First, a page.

Handily, travelling between them in the cosseting GT is very easy going. The interior is wonderfully thought out, with less pizazz than the Porsche’s but the sort of functionality that makes it feel enormously familiar in about 30 seconds. Partly, that’s because it is, with the digital screens using software and front-end features any present-gen Audi driver would recognise. But it’s also to do with the smart layout of controls, with physical interior climate buttons, a rotating volume knob on the steering wheel and sliding gear selector that’s more satisfying to use than it looks. It helps, too, that you sit in comfortable seats with a sports car-aping angle, and not by accident. Remember, the J1 underpinnings were co-developed from day one with Porsche.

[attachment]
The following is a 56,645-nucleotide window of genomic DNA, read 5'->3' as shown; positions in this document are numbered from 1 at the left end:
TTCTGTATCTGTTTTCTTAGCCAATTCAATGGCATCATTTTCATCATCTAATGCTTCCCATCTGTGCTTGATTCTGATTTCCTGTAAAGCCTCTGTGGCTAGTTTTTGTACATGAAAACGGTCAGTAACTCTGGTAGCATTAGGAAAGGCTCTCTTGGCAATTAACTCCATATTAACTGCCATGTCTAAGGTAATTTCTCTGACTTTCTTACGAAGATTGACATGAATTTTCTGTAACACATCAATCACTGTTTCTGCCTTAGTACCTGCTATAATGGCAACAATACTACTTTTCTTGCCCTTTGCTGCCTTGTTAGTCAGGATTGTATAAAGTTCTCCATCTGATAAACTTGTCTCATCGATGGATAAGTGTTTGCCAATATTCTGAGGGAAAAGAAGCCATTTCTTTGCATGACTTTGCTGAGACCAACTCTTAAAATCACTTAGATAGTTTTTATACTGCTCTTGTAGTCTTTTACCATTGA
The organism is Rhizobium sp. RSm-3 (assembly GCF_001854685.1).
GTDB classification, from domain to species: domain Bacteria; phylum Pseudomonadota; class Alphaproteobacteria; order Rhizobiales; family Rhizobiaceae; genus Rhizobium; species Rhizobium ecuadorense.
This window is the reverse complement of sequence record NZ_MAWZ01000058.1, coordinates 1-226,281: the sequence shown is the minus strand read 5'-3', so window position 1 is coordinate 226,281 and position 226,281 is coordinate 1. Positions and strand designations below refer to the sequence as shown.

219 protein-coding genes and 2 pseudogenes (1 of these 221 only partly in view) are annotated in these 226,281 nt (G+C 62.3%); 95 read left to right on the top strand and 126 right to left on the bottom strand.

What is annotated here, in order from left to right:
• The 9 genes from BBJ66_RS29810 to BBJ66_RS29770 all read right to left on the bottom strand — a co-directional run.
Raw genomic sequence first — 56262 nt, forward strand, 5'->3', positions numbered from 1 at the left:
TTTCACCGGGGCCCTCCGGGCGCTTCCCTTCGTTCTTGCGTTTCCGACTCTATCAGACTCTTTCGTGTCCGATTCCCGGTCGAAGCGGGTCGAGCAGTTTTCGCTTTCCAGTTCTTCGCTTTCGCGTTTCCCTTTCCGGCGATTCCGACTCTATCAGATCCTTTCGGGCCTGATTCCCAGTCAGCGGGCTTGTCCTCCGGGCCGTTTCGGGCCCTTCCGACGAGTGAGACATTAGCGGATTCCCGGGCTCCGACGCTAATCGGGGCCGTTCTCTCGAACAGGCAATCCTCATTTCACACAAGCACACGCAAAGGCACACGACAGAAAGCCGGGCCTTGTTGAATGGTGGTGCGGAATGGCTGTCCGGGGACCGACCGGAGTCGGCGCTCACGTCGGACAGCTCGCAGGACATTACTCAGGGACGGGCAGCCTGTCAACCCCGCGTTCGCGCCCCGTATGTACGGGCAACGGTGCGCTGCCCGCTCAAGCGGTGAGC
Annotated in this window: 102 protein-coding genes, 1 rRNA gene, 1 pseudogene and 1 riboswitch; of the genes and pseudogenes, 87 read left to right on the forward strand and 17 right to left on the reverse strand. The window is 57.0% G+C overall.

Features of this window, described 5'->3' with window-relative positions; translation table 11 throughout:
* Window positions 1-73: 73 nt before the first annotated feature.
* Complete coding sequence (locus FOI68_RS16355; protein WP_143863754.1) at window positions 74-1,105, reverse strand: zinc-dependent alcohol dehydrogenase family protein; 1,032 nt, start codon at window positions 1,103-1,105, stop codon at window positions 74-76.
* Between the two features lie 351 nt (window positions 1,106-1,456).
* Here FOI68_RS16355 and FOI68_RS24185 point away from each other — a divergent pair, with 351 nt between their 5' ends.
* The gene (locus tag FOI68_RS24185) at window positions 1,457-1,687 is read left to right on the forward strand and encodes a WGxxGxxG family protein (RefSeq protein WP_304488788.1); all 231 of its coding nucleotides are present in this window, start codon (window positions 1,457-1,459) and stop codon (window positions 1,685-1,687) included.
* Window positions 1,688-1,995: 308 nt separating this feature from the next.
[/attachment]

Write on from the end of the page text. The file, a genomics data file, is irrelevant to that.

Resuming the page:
If there’s a complaint about the Audi’s character, it’s that jumping into a car with such a feast for tech feels very uneventful. Then again, who are we to complain about a car this responsive, this refined and this capable of shrinking around you, especially when all-wheel steering and a plethora of visibility enhancing exterior cameras – all fitted as standard to Vorsprung models – are in place. The all-wheel steering is an especially worthwhile addition because it ensures the e-tron GT’s agility and manoeuvrability far exceed its dimensions. Same goes for the air suspension also there by default on the Vorsprung (base cars get conventional adaptive suspension), which not only broadens the car’s abilities across a range of speeds and scenarios, it also helps to ensure that maximum range by lowering the ride height in efficiency mode for better aerodynamics. This is a slippery car, with a drag co-efficient of just 0.24 – although it’s beaten by the Taycan (0.22Cd) and Model S (0.21Cd) for class honours.